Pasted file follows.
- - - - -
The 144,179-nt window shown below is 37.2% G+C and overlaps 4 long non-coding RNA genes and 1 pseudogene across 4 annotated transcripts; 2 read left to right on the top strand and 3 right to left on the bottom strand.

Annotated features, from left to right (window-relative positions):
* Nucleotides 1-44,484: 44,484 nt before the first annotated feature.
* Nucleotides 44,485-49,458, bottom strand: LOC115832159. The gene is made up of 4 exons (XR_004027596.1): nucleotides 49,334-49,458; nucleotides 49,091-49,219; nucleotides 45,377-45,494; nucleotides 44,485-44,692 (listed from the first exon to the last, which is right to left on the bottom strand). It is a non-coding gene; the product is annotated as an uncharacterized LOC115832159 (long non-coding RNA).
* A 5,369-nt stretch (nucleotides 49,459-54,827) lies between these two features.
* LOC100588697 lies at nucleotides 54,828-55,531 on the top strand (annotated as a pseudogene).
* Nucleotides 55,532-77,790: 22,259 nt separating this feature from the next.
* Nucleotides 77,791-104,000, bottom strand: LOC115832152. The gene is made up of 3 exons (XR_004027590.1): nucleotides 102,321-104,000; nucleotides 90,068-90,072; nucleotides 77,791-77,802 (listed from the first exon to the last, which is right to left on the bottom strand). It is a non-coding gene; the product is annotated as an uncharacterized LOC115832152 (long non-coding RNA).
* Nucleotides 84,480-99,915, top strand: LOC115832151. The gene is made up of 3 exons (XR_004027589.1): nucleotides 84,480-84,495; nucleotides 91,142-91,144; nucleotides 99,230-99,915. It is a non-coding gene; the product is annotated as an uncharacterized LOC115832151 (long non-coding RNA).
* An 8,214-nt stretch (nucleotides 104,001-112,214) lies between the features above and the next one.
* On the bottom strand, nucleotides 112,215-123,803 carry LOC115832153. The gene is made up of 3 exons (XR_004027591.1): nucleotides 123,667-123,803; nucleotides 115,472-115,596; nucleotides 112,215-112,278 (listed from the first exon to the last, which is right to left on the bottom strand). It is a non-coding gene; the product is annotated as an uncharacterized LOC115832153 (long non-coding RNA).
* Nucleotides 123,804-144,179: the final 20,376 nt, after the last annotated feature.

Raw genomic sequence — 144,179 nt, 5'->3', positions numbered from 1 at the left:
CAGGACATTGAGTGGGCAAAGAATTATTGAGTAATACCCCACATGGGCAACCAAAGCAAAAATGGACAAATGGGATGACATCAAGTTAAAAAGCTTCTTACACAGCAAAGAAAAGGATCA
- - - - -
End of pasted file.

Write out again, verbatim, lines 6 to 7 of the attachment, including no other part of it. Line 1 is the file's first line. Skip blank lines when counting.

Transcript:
* LOC100588697 lies at nucleotides 54,828-55,531 on the top strand (annotated as a pseudogene).
* Nucleotides 55,532-77,790: 22,259 nt separating this feature from the next.